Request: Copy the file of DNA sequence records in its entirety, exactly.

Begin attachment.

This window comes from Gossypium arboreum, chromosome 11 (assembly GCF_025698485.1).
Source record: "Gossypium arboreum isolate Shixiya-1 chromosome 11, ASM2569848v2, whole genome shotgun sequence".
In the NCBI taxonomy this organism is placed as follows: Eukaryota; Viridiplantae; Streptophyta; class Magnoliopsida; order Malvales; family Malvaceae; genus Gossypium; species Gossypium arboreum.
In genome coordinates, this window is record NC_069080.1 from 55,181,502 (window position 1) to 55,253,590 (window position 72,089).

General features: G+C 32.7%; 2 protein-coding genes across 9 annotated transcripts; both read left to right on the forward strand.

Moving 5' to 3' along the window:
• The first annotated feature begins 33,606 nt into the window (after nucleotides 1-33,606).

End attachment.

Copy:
This window comes from Gossypium arboreum, chromosome 11 (assembly GCF_025698485.1).
Source record: "Gossypium arboreum isolate Shixiya-1 chromosome 11, ASM2569848v2, whole genome shotgun sequence".
In the NCBI taxonomy this organism is placed as follows: Eukaryota; Viridiplantae; Streptophyta; class Magnoliopsida; order Malvales; family Malvaceae; genus Gossypium; species Gossypium arboreum.
In genome coordinates, this window is record NC_069080.1 from 55,181,502 (window position 1) to 55,253,590 (window position 72,089).

General features: G+C 32.7%; 2 protein-coding genes across 9 annotated transcripts; both read left to right on the forward strand.

Moving 5' to 3' along the window:
• The first annotated feature begins 33,606 nt into the window (after nucleotides 1-33,606).